Global tourism has grown even faster than anticipated and yes, the expectation is to continue to see it grow, but for destinations to also start looking at the yield from tourism. Today, tourism is counted by cross-border entries, but the time has come to get more value from the industry for regions, cities, towns and villages. Growth will be hampered if a major instability in world peace comes about because the main drivers are peace and security, good economy and adequate air access.
Q) How sustainable are these current growth rates, and what do you propose for destinations – especially in developing countries – that are becoming increasingly overwhelmed by the effects of tourism?
The growth today is still sustainable, but for how long? This is why at the previous question I touched on yield and direct benefits for the country and its people. The numbers game will be unsustainable if we are not looking at ploughing back returns into towns and villages to ensure the people see themselves as part and parcel of their tourism industry. In the Seychelles a few years ago we launched an appeal for the people to claim back their tourism industry. This brought about many a small business and got the people involved instead of them being just bystanders.
Q) Do you have an example of a destination that is sustainably managing its tourism growth, and how can other destinations learn from this?
Yes of course we can take Seychelles as a working example. The islands are small with a fragile eco-system and yet depend on tourism which has become the pillar of its economy. To keep tourism coming we needed to have the USPs we have today, tomorrow and in the future.
The Seychelles declared over 50% of its total land area as protected national parks with no developments. To be sure that our tourism industry was working we undertook a value chain analysis and then an analysis of carrying capacity for the islands and districts. As these studies were underway we announced a moratorium on the constructions of large hotels.
We know that the numbers game in tourism is not enough and for that we do not allow charter flights and support instead regular carriers. We have a “Seychelles Secrets” label for our home-grown smaller establishments to help then become a brand and we introduced our very own sustainable tourism label for establishments to ensure they become good custodians of what our islands have been blessed with.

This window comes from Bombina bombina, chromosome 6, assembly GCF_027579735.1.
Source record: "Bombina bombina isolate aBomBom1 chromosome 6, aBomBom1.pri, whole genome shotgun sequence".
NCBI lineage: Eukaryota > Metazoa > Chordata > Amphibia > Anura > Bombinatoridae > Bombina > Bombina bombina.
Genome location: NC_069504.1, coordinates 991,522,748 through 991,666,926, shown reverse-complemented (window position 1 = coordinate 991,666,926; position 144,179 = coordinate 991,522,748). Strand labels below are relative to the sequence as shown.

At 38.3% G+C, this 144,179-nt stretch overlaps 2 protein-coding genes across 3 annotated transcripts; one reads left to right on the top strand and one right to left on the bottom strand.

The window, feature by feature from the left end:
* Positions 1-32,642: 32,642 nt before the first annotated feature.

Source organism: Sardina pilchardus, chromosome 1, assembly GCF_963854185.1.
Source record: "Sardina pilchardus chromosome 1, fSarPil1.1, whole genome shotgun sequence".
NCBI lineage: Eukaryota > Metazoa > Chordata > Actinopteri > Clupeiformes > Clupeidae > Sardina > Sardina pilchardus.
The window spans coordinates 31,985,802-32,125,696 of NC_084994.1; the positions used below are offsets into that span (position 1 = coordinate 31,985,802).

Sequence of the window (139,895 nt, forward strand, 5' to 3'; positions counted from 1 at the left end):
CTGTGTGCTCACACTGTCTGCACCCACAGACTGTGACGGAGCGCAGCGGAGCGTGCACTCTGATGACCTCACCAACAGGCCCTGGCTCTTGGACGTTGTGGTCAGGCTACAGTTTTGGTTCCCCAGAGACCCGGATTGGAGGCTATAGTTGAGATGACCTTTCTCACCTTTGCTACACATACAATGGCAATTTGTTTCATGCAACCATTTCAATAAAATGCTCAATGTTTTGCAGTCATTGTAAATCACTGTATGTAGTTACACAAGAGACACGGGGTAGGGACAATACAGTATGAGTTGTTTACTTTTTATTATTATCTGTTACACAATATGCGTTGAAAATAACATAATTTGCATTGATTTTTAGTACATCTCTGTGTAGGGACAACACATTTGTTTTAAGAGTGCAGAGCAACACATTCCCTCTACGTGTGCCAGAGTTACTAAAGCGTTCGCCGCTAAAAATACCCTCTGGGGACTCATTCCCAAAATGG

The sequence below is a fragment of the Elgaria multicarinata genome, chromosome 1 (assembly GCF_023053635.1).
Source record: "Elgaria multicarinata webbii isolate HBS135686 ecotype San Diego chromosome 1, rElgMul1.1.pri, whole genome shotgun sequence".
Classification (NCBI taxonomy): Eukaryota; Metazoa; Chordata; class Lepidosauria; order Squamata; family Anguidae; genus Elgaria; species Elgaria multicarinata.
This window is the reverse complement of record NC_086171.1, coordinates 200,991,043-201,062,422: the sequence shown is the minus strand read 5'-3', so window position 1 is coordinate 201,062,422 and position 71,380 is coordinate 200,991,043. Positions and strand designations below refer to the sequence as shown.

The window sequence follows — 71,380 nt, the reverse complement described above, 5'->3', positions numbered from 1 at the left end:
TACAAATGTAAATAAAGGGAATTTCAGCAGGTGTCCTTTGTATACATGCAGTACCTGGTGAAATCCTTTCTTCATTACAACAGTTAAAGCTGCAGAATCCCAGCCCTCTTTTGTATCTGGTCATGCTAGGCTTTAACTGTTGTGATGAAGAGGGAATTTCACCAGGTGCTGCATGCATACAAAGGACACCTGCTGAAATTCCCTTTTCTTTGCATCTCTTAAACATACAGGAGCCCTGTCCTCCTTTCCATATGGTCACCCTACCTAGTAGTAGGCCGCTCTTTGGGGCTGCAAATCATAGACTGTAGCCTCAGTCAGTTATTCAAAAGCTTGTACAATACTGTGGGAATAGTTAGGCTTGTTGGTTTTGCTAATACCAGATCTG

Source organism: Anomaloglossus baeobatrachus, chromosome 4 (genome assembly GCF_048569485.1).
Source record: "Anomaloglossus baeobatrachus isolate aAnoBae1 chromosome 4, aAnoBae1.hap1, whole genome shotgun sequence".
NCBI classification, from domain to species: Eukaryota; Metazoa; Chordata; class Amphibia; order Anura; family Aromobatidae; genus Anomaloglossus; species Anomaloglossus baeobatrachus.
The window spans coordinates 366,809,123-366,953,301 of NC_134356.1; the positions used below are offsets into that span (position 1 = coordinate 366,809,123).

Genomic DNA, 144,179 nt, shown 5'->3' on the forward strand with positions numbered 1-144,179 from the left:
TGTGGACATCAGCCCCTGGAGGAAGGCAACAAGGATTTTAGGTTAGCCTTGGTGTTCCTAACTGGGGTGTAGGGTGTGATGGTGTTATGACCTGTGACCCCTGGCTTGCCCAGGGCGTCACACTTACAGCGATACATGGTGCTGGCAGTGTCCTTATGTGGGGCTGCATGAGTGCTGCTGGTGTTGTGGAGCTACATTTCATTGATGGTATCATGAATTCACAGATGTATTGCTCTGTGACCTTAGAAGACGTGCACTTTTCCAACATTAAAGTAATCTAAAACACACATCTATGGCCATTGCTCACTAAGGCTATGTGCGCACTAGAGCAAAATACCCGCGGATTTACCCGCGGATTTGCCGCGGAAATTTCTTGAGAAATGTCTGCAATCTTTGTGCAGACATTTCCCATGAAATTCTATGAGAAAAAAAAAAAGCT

Q) To what extent does it matter than certain major countries, such as the USA, are not a UNWTO member states, and will you be actively seeking to bring these countries into the organisation under your tenure?
Yes it matters that the USA and Great Britain, Australia, Singapore among others are not members of the UNWTO. We have one tourism industry that encourages people to cross borders and be tourist so we need to sit together and develop strategies together. The world is today small because of easy air access and the ability to communicate as will. We need to be innovative and ready with trends and challenges and it is together that we can be better prepared. As SG I will actively try to bring non-member countries into the fold.
Q) Assuming you are elected; when you finish your term as UNWTO Secretary-General, how would you like to be remembered and what do you want your legacy to be?
Every leader looks at the legacy he or she leaves for posterity. I would wish to be seen as the practical SG, who worked with an open door policy and who remained the friend of the industry.
Getting a hand on the safety and security label of countries would be a win for me and getting countries to appreciate their natural wonders and to protect them. Killing of majestic wildlife such as an elephant for a few thousand dollars is distasteful when the community of nations are working tirelessly raising funds to protect the same wildlife.
I want to be remembered as having made a difference and having become the spokesman for tourism wherever a success story is developing or a disaster has occurred.